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Nature's Innovations: Combating Climate Change with Rocks and Revolutionizing Tech with Bacteria

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15 May 2024




21:00 (more or less) 

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Café Moeskop

Dageraadplaats 17, 2018 Antwerpen

Not wheelchair accessible






Dive into the fascinating world where nature’s own ingenuity offers ground-breaking solutions to some of the most pressing issues of our era. Join us at Pint of Science for an evening that showcases how the very fabric of our planet and the smallest organisms on it could hold the keys to our future. This special event brings together two visionary talks that will change the way you see the world around you.

Climate rockstars: using silicate rocks for change

Lucilla Boito

PhD Candidate

University of Antwerp

Can you imagine a world where we solved climate change with a sprinkle of magic powder?
Climate change is a key challenge of our century, with negative effects on human health, people and livelihoods. It is caused by high levels of CO2 in the atmosphere that we need to reduce drastically. Unfortunately, magical solutions don’t exist, but we could get close if we look at rocks! Fascinatingly, when rocks that are rich in silicates erode, they capture CO2. How does this work in theory? And does it also work in practice? Are rocks the “magic powder” we have been looking for to solve climate change? You will discover all of this during my talk!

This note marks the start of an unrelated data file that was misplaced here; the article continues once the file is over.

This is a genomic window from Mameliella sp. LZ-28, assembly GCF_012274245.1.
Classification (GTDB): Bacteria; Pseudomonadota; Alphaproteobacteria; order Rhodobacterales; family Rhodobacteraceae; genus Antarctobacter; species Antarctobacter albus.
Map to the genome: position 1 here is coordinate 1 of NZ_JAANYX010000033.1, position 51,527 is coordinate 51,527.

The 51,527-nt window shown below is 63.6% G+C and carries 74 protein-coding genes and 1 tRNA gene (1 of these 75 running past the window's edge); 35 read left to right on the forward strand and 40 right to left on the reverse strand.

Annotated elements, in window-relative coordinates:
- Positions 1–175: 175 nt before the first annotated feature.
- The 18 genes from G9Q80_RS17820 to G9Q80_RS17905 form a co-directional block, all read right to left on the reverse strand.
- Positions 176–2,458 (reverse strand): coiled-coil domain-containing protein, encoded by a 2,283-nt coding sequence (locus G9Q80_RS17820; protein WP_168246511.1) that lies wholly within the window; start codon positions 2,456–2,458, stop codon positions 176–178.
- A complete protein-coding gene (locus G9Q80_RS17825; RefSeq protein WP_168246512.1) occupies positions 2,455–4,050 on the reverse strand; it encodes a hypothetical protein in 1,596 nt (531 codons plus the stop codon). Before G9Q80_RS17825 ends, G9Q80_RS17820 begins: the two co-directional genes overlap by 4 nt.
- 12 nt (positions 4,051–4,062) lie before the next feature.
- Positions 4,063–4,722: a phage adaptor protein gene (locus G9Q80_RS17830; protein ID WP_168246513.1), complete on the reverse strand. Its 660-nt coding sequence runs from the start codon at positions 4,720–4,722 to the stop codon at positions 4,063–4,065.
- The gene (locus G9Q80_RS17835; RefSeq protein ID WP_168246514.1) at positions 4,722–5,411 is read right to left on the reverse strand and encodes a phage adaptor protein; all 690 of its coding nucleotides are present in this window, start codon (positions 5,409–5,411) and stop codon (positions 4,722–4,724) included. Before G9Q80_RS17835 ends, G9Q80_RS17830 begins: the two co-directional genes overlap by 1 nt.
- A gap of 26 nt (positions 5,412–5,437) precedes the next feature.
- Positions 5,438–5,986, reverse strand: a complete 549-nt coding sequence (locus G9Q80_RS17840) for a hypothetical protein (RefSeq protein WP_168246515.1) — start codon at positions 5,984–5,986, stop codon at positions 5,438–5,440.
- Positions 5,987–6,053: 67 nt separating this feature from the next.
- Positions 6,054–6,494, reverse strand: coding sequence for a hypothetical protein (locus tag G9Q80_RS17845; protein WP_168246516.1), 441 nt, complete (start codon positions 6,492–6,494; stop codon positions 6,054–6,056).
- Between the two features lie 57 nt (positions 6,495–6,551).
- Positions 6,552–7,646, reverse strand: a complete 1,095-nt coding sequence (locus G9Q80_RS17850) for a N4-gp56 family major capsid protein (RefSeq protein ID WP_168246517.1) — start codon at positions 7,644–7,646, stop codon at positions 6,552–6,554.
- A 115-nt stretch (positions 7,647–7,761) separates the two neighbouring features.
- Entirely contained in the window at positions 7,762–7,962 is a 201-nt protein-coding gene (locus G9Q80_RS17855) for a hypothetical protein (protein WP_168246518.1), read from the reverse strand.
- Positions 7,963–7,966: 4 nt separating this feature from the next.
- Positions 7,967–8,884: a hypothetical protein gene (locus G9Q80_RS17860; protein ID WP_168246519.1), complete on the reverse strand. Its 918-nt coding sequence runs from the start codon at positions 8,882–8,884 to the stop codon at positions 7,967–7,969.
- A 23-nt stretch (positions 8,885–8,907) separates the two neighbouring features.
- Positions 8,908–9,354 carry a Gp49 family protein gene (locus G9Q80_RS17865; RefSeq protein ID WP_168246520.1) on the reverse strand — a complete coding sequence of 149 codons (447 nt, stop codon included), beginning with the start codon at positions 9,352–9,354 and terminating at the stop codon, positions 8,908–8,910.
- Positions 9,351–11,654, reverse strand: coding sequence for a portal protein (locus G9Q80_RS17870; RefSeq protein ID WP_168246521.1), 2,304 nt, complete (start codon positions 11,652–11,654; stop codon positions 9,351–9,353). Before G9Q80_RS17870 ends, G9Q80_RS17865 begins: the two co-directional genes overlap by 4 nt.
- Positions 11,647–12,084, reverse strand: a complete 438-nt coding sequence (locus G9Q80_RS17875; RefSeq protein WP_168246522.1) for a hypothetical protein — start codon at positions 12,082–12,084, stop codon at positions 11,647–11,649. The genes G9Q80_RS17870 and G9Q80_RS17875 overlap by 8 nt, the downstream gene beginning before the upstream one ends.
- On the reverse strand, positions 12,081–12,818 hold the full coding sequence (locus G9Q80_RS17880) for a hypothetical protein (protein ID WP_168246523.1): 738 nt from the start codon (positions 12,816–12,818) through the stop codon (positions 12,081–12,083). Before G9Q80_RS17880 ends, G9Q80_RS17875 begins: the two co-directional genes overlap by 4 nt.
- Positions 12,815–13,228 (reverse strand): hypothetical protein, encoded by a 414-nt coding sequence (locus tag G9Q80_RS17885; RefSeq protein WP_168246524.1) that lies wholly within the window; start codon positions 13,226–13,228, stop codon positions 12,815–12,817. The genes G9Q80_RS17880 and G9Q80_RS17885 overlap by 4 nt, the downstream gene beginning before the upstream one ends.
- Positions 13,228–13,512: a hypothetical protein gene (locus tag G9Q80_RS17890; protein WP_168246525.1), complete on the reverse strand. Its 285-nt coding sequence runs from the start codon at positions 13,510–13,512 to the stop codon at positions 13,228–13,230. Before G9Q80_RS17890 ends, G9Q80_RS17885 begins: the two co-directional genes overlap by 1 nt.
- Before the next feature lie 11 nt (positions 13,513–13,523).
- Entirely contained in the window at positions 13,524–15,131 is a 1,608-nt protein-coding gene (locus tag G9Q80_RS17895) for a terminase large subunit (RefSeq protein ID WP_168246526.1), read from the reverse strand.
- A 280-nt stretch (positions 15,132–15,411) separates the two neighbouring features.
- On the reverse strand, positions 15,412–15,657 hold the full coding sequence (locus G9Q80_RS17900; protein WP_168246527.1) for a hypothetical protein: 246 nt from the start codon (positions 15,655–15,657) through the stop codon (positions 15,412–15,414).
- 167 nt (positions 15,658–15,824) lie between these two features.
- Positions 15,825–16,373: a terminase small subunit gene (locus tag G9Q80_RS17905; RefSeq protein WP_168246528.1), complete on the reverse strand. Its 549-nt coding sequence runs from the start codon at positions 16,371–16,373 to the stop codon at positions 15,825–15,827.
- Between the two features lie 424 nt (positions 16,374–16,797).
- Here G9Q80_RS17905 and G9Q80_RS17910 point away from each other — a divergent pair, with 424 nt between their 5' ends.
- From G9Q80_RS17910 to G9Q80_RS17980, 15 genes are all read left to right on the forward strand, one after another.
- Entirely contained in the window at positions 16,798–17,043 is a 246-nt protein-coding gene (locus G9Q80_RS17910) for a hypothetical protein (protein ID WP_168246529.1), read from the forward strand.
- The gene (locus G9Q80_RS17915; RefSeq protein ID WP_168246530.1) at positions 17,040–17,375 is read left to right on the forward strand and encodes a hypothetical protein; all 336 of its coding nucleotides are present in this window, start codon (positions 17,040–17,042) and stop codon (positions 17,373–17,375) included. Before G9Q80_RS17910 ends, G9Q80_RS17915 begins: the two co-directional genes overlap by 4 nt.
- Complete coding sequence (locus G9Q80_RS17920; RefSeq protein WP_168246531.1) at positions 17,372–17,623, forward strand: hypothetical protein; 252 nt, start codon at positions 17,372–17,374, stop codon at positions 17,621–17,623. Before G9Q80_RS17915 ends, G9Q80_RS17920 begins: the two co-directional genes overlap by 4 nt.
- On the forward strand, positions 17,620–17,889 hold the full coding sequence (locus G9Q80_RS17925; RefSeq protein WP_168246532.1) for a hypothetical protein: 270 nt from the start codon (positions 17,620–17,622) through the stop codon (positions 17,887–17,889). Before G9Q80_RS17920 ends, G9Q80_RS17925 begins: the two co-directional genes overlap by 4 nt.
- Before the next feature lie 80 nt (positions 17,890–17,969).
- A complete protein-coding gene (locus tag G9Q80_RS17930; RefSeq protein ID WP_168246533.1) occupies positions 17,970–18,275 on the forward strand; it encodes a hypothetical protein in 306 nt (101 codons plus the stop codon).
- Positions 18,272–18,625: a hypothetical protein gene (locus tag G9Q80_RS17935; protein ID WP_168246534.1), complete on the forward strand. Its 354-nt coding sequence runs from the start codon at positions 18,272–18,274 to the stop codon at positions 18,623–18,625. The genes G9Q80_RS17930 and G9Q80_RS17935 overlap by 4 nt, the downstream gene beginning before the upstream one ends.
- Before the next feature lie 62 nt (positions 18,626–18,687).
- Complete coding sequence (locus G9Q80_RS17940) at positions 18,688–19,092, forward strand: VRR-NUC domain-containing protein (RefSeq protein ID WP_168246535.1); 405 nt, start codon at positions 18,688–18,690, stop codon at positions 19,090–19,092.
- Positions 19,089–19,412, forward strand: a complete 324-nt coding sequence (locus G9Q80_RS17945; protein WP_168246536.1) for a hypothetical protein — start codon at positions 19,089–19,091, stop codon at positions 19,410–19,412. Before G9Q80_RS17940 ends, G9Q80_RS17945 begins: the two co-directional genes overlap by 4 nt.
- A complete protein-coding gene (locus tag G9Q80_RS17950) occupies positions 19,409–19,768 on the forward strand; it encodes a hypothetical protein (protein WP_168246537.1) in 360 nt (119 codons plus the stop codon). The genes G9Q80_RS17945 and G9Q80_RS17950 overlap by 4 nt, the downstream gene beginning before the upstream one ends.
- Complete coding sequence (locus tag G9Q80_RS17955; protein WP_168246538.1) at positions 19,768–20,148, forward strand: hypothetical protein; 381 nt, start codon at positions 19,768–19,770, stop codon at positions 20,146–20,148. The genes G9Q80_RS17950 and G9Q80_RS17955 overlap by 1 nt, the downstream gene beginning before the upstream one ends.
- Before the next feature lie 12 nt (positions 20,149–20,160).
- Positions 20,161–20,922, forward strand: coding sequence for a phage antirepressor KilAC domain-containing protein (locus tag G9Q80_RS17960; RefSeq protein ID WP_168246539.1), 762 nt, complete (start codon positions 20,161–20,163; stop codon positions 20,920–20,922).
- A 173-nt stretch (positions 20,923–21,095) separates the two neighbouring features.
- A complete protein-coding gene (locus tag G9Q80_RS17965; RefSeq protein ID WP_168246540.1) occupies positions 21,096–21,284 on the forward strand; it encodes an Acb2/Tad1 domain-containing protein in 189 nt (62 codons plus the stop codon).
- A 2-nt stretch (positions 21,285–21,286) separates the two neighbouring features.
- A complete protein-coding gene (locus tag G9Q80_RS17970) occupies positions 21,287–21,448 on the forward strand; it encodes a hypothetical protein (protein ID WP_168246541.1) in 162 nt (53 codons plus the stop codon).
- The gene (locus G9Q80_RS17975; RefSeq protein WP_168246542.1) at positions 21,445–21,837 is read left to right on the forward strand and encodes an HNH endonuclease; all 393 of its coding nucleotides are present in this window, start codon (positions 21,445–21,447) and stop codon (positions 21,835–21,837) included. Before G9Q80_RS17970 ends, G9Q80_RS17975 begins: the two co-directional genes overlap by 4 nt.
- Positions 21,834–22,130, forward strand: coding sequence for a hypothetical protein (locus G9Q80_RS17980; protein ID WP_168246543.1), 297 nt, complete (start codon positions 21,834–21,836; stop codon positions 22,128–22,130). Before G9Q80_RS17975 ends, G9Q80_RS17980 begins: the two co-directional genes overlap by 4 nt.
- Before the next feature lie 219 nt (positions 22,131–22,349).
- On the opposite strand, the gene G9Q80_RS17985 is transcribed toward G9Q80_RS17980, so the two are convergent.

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Power Lines of the Microbial World: A Journey into Cable Bacteria

Jesper Van Dijk

PhD Student

University of Antwerp - Geobiology

What if I told you that our smartphones could run on bacteria? In our research group, we are seeking an alternative solution for e-waste and have found a promising, albeit unconventional, candidate: cable bacteria. A recently discovered bacteria that is hailed as a star among microbes. Because it is not every bacteria that is crowned “Microbe of the Month” (2022) and “Microbe of the Year” (2024). These bacteria can grow up to 7 cm and have the capability of transporting electrons across the filament. So come join our talk to witness the strides we have made in unlocking the potential of this special bacteria that is simply found in mud.

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